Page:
My chorus concert is Sunday. I am nervous, because I can't seem to remember my music. So I have some work to do.

The date is final for the viewing of Lord of the Rings, so my plans to head east for Christmas will proceed as scheduled--10 days off, arranged to use only my last day of vacation and two unpaid days.

The Massachusetts Supreme Judicial Court, "not to be outdone by New Hampshire, let alone the Episcopal Church or the Province of Ontario", ruled, in what seem to be extremely strong terms, that a ban on gay marriage violates the state constitution. There's a readable annotated description of the decision available; with this and the Lawrence v. Texas case, where the US Supreme Court ruled that the government doesn't actually have a compelling interest in regularing people's sex lives, I'm starting to notice a pattern. Check out the state's reasons for restricting marriage to male-female relationships. From a legal standpoint, they're pretty dumb, because they're trying to find a legal basis for what is really just a cultural habit, this idea that "family" means the "Leave It To Beaver" version, despite the fact that there are 13 million single-parent households, holding 25% of America's children. And sure, marriage has a rich religious history, but in much of the world, and for an awful lot of Americans, it's a civil and/or emotional concern without real religious involvement. The Texas attorney general's arguments in Lawrence v. Texas were similarly flimsy, torn to pieces by the casual questioning of even the conservative justices who didn't even break a sweat. They stopped short of directly asking "So, how exactly does anal or oral sex between a married couple in their own home cause detriment to society at large?", but it was along those lines.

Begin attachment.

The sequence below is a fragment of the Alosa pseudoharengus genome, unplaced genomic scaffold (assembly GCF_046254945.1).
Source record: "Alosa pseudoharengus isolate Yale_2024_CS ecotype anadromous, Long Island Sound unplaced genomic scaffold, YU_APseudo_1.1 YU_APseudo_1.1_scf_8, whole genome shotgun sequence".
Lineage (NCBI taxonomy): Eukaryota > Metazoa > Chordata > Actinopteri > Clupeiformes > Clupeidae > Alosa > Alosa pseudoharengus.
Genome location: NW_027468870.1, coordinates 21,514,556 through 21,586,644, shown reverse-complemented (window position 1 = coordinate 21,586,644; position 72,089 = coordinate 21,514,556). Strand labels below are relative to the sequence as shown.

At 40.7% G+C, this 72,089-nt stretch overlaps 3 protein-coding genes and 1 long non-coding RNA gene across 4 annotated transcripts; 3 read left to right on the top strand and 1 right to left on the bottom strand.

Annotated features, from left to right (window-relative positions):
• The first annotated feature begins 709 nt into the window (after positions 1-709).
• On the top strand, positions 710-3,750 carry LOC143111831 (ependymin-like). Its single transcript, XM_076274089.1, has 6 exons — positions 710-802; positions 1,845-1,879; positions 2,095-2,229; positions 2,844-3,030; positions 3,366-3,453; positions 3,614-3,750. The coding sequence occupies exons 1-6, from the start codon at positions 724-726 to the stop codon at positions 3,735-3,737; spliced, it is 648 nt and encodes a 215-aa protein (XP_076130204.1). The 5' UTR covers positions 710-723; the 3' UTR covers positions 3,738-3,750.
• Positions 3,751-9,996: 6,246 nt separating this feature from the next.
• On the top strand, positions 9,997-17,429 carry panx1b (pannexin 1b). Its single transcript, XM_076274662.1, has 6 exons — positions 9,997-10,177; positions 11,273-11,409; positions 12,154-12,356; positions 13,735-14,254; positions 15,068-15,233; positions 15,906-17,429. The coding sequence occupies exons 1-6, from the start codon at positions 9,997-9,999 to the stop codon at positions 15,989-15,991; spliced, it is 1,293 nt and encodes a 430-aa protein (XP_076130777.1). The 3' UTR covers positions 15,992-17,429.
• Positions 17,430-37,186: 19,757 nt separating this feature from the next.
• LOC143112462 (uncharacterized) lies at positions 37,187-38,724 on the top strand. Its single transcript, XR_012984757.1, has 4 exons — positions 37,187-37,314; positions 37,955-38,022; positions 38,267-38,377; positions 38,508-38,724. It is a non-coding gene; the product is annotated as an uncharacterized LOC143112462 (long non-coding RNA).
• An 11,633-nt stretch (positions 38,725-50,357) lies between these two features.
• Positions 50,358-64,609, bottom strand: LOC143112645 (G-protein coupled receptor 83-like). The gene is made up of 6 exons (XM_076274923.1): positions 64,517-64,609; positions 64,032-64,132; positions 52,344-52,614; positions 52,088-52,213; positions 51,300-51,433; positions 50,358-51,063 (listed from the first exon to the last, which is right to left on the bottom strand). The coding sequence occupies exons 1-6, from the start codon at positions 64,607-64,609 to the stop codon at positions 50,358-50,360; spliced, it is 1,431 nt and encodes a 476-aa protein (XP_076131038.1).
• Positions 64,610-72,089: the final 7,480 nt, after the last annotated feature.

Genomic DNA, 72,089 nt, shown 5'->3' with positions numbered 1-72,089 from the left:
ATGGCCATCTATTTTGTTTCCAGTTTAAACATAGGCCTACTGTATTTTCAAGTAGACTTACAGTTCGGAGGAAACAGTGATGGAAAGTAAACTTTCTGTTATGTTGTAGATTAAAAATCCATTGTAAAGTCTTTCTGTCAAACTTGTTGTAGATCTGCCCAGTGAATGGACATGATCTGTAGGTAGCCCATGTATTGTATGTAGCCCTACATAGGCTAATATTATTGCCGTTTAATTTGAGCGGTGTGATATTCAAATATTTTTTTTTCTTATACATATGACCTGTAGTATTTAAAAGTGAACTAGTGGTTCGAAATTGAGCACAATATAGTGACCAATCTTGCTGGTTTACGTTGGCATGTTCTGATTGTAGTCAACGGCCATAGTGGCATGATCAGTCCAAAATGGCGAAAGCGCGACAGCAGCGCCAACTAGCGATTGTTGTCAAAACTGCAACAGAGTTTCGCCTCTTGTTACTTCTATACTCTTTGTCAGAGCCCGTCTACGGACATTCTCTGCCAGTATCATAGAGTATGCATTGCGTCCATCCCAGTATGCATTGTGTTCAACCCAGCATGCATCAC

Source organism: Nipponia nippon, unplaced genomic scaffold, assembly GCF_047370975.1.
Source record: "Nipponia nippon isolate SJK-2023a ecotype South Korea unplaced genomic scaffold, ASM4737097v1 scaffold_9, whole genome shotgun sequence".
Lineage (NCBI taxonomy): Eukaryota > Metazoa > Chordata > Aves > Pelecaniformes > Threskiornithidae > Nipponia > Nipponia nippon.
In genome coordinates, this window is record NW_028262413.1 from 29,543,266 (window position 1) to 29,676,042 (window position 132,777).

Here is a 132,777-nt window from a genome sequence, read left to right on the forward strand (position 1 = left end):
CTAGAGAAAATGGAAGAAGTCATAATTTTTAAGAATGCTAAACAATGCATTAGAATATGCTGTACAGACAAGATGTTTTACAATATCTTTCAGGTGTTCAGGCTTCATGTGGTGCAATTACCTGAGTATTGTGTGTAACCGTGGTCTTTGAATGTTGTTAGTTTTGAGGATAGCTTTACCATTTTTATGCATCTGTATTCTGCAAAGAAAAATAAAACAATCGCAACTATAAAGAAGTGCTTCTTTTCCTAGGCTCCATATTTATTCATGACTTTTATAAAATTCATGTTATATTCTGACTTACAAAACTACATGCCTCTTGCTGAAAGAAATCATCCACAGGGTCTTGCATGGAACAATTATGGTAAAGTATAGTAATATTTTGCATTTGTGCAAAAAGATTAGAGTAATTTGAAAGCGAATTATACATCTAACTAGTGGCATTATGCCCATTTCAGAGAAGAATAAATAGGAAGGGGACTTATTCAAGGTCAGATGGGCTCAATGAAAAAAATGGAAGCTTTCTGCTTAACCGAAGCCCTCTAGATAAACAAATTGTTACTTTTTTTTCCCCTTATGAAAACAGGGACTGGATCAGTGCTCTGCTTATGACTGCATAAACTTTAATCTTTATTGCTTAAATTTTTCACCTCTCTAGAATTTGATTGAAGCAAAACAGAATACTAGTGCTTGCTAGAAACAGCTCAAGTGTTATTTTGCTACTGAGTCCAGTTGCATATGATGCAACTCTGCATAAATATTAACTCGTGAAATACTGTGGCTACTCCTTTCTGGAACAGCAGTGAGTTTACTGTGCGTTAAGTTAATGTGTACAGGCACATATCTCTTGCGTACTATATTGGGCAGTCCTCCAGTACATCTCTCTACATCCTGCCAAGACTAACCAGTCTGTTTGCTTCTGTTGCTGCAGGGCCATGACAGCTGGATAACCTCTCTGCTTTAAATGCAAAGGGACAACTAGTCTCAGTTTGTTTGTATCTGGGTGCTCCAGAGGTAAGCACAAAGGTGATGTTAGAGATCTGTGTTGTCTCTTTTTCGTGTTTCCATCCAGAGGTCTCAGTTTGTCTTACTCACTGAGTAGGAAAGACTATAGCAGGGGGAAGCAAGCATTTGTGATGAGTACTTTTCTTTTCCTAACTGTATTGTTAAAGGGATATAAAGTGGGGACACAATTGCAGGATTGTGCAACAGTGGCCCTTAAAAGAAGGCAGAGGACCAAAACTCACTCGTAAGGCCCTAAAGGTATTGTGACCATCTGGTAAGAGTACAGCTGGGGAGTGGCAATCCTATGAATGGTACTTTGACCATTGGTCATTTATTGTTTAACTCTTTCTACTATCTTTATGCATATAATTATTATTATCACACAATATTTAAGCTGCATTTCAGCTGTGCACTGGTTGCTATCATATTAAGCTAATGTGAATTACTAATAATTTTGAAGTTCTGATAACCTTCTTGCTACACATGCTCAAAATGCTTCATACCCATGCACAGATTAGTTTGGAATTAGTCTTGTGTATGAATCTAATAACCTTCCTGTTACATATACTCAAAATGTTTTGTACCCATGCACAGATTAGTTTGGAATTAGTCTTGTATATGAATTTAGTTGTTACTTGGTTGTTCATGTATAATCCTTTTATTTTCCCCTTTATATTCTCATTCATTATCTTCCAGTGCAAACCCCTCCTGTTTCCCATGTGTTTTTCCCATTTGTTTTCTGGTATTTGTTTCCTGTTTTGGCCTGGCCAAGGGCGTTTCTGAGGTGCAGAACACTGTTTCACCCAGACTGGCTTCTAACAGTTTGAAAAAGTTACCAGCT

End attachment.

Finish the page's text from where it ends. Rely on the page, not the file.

So all this makes me think that (a) state lawyers are idiots, or (b) there isn't really a good purely legal (as opposed to religious or cultural) grounding for criminalizing homosexuality or prohibiting gay marriage. And since you don't send your second-stringers to argue cases in the highest courts, I vote for (b).

Work was exciting today. I could do with work being a lot less exciting tomorrow, and with that happy thought I'm going to pass out now.